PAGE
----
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July 19, 1991 - Image 58

Resource type:
Text
Publication:
The Detroit Jewish News, 1991-07-19

Disclaimer: Computer generated plain text may have errors. Read more about this.

TRAVEL

One-of-a-Kinds, Floor Samples
and Discontinued Quality Home
Furnishings.

Take Advantage Of This Dealer Closeout,
At These Prices, They Will Not Last Long!

Tall White Melamine
Bookcase.
27" x 9 3/1" x 681/2"H.
Value $94,

Courtesy of Mosaic: Jewish life in Florida

Short White
Melamine Bookcase.
27" x 9 3/4" x 33i/1"H.
Value $54,

Quantities Limited.
Assembly & Delivery Extra.

Felix Glickstein in Jacksonville, 1916.

Only at Keego Harbor 3325 Orchard Lake Rd.
(1 Mile North of Long Lake Rd.) 682 7600

-

YOUR CAR IN ISRAEL

FROM

EXC.

C

INCLUDES . . .

• Meals • Activities
• Day Camp
• Private Beach
• Heated Therapeutic
PERSON
Whirlpool
DOUBLE OCCUR • Free Parking
PLUS TAX I TIP • Color TV All Rooms
TO SEPT 8
• Radio All Rooms
• Nighty
Entertainment
• Cater to All Diets
• Detcious
Kosher Foods
• Much, much more!

t

Phome Toll

Ak Conditioned & Heated

SCHECHTER'S

NINBE

I I
KOSHER HOTEL

Camera
Supplies

SONY HANDY CAM TR-7
,..„,--"
$899
!,1

„..,..,

44

Film to Video Transfer

FOrn over 1,000 feet add 6 , a foot. Tape S8 00 Additional

33100 Grand Rivet
Farmington, MI 48204
474-4331

58

FRIDAY, JULY 19, 1991

800-533-8778;
IN NY: 212-629-6090

VALID 15/4 -19/7;91 AND 26;8 31 , 10/91

New Shades.
New Lamps.
Repairs. .

TOP of
the LAMP

17621 W. 12 Mile
at Southfield
Lathrup Village
313-559-5630
6461 Wayne between
Joy and Warren
,RA Westland

arse:

Entire Oceanfront Block• 37th to 38th
Monti Beach
YOUR HOST .. . Schechter Family Met.

FOTO-ONE

Transfer Movies 8mm•16mm to VHS or Beta
• 401.600.FEET $39.00
• 1.200 FEET $20.00
• 601.800 FEET $52.00
• 201.400 FEET $26.00
801.1000 FEET $65.00

USA & CANADA
RESERVAT & PREPYMNT

1.800.327.81651

0

IYour Home Away From Home'

;-:

Monthly Rates frome490

44es

8-1 macro zoom
stereo hi fi
4 heads
only 1 lb. 12 oz.
trade ins welcome

1 Set

AA

313-525-0570

DIABETIC
FEET

Comfort, Quality, Fit and Service
for 75 years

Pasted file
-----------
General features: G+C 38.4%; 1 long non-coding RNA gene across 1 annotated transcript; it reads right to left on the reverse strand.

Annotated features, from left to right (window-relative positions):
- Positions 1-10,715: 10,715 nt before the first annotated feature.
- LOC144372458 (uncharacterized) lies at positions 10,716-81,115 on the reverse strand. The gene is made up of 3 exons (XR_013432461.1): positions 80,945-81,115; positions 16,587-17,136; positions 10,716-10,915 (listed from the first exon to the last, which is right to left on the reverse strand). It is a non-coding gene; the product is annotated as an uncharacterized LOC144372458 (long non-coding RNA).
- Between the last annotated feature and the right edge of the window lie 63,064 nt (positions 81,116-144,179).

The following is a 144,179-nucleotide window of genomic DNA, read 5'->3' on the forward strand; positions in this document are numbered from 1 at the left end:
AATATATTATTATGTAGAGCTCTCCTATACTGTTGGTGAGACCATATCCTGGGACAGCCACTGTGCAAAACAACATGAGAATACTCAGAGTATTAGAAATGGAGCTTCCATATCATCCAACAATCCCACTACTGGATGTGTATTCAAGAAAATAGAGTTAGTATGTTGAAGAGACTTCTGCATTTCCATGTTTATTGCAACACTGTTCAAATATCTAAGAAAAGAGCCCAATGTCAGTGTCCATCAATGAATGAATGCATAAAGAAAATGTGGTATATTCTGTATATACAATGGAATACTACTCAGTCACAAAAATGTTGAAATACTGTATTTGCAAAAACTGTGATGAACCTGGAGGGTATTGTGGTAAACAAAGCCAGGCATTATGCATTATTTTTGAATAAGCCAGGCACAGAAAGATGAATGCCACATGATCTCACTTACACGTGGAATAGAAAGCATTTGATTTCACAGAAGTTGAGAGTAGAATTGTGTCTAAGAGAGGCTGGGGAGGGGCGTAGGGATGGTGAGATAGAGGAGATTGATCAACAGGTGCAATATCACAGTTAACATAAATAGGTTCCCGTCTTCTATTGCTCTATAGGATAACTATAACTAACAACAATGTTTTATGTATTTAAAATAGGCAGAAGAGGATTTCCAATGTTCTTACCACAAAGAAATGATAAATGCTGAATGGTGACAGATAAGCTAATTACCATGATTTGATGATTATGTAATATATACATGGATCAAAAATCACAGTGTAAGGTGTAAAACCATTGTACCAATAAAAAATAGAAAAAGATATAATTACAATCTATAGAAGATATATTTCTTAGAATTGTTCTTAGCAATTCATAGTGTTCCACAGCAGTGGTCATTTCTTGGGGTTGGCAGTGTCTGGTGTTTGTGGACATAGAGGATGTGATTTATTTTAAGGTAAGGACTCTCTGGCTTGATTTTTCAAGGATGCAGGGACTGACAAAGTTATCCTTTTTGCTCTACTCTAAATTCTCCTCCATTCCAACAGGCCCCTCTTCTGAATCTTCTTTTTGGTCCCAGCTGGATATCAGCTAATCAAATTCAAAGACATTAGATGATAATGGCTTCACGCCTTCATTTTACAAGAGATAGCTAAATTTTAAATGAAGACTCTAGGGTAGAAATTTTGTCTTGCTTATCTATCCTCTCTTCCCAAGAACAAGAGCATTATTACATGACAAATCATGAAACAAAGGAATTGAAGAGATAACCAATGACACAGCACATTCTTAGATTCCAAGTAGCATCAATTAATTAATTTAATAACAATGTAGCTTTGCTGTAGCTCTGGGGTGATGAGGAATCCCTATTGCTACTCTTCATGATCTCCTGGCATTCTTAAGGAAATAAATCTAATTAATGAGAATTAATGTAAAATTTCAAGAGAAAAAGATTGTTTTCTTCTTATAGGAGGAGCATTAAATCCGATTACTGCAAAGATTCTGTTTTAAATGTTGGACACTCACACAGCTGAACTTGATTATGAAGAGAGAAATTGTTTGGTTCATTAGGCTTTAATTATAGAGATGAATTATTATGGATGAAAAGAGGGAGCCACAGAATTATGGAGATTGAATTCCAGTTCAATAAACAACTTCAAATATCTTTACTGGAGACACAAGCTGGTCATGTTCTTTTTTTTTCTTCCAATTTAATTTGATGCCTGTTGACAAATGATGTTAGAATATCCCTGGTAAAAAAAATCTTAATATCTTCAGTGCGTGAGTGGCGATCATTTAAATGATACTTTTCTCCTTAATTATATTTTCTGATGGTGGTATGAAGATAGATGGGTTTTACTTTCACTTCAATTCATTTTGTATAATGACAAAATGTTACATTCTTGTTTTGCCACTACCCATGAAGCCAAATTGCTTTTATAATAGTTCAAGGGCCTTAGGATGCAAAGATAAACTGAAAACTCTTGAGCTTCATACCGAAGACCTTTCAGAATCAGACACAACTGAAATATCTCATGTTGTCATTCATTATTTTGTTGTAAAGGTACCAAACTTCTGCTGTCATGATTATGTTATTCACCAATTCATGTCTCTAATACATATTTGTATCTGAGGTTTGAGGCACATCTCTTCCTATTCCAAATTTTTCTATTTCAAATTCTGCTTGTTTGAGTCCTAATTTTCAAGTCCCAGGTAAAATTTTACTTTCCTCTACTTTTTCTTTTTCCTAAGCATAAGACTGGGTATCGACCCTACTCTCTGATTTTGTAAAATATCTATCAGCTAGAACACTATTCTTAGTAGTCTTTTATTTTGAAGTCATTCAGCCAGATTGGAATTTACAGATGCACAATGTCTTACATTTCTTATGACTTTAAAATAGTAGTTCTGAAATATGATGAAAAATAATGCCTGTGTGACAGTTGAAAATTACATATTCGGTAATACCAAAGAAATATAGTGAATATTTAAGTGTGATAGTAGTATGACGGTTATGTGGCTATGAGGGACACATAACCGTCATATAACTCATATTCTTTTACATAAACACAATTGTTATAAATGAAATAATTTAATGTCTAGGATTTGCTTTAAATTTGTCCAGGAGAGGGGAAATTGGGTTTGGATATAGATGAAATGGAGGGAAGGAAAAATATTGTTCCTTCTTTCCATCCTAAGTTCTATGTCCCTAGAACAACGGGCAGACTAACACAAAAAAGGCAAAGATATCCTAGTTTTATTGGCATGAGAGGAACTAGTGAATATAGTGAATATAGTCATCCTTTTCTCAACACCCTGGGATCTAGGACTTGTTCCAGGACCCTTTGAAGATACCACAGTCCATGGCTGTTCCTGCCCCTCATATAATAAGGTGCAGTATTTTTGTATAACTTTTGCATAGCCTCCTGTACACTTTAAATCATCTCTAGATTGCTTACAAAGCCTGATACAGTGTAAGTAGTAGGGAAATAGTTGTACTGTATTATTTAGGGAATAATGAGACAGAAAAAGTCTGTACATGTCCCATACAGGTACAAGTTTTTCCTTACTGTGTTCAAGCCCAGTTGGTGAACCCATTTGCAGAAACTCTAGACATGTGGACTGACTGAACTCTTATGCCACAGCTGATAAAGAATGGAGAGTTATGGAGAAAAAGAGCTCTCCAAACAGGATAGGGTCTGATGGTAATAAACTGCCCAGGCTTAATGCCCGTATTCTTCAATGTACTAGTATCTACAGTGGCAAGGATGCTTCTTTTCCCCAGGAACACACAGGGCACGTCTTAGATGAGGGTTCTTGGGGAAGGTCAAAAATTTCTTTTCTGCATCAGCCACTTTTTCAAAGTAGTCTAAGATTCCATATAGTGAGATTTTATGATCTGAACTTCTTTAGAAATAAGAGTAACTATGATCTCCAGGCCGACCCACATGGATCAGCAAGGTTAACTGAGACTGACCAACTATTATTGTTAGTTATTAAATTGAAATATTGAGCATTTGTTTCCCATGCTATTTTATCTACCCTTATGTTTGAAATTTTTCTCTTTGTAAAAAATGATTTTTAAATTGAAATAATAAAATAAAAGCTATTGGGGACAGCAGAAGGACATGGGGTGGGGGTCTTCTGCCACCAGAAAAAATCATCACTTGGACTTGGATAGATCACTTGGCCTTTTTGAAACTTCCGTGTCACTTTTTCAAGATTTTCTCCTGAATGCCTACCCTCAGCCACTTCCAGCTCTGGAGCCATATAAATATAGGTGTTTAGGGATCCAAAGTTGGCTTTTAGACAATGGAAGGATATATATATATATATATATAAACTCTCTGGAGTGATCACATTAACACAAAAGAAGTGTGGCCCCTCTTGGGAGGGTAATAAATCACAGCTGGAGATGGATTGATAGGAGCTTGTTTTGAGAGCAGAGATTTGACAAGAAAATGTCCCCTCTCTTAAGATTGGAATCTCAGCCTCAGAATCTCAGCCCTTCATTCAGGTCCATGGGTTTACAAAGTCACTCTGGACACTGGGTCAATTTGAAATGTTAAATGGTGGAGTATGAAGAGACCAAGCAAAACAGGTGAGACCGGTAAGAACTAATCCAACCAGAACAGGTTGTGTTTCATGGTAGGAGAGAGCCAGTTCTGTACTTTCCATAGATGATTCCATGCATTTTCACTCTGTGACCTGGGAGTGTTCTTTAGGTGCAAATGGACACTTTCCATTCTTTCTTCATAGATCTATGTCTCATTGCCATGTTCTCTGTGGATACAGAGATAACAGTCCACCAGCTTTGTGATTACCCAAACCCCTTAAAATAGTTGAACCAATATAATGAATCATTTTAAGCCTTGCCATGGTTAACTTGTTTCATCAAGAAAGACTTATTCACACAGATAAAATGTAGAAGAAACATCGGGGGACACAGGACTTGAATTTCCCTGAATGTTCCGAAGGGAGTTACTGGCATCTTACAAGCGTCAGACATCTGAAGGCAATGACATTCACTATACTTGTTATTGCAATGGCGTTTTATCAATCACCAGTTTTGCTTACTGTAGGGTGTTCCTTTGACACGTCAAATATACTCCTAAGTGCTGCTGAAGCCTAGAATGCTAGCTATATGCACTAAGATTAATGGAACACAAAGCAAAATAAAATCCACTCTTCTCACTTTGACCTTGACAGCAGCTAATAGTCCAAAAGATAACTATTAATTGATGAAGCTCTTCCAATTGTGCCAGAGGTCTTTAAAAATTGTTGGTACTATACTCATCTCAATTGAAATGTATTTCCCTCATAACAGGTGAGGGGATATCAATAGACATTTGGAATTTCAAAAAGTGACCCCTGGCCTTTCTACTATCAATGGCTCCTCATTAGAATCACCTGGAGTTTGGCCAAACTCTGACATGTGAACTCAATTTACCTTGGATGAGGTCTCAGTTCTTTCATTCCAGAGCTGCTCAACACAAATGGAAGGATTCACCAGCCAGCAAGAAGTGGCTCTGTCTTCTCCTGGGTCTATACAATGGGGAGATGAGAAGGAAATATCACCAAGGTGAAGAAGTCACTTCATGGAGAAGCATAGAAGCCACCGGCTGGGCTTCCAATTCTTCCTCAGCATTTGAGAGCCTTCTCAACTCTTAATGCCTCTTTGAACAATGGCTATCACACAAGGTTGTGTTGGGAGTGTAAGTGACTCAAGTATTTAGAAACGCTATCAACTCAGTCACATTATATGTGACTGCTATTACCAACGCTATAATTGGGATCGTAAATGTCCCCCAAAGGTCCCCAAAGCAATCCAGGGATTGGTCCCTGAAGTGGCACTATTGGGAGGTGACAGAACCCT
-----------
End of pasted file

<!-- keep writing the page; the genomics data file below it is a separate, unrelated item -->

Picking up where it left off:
HackShoes

26221 Southfield Road

(Between 10 and 11 Mile Roads)

COLOR PASSPORTS

tie

Yvg

2 Sets

vamv $10.99

27100 Evergreen
Southfield, MI 48077
569-7890

(313)

ELLEN BERNSTEIN

Special to The Jewish News

T

RENT-A-CAR

Sandaiiond
8 DAYS • 7 NIGHTS
00
PER

Jewish Pioneers Faced
A Hard Life In Florida

557-4230

CLASSIFIED
GET RESULTS!

Call The Jewish News

354-5959

he late Ben Chepenik
wrote in his diary that
he was 6 years old
when his family in
Massachusetts received this
promising letter from an
uncle:
"Sell everything. Come
quickly to Florida. The land
of milk and honey. You can
walk down the streets and
pick citrus," wrote Max
Lieberman, a citrus grower
in Jacksonville.
The Chepeniks joined Max
Lieberman in 1915, as did
hundreds of Jewish immi-
grants who migrated to
Florida by steamship and
rail from the mid-1800s to
the early 1900s. The promise
of cheap farm land, plentiful
jobs and warm weather
beckoned, but newcomers
often encountered hardship
and disease in what was
then an insect-infested
swampland.
The stories of Florida's
hardy Jewish pioneers have
been documented in an ex-
hibit running through Sept.
29 at the T.T. Wentworth
Museum in Pensacola.
Through Jan. 20, 1992, the
exhibit will be in Orlando.
Called "Mosaic: Jewish
Life In Florida," the exhibit
is on its third stop in a nine-
city statewide tour. Because
of Florida's rich Sephardic
tradition, Mosaic is expected
to tour Spain and Israel as
an official project of the Na-
tional Christopher Colum-
bus Quincentenary Jubilee
Commission.

The exhibit dispels the no-
tion that Florida Jewry was
born in the post-World War
II era. At that time,
thousands of Jewish soldiers
who trained in Miami moved
their families to the popular
resort city and never left.
Until then, Florida's Jewish
capital was Jacksonville,
with 3,000 Jews by 1940.
The exhibit shifts atten-
tion to the northern end of
the state, which Florida
historians say has been
populated by Jews since the
early 1500s. Sephardic Jew-
ish names such as Elbaz and
Aviles are among the
original settlers of St.
Augustine, the nation's
oldest city, established in
1534.
The Mosaic exhibit was
created with the help of
leading American Jewish
history scholars and
$840,000 in state, county
and private grants over five
years. Henry Green, director
of Judaic studies at the Uni-
versity of Miami, is the pro-
ject's academic director.
Under the direction of
Marcia Kerstein Zerivitz,
Mosaic's only paid staff
member, 500 volunteers
were turned into amateur
archivists. In four years they
collected 5,000 artifacts and
family photographs in three
dozen Florida cities. Hun-
dreds of people were inter-
viewed and 400 oral
histories were taken.
The result is a visual
testament to a spiritually
vibrant life in what was once
a virtual backwater. Before
South Florida became ac-
cessible by rail in the 1890s,

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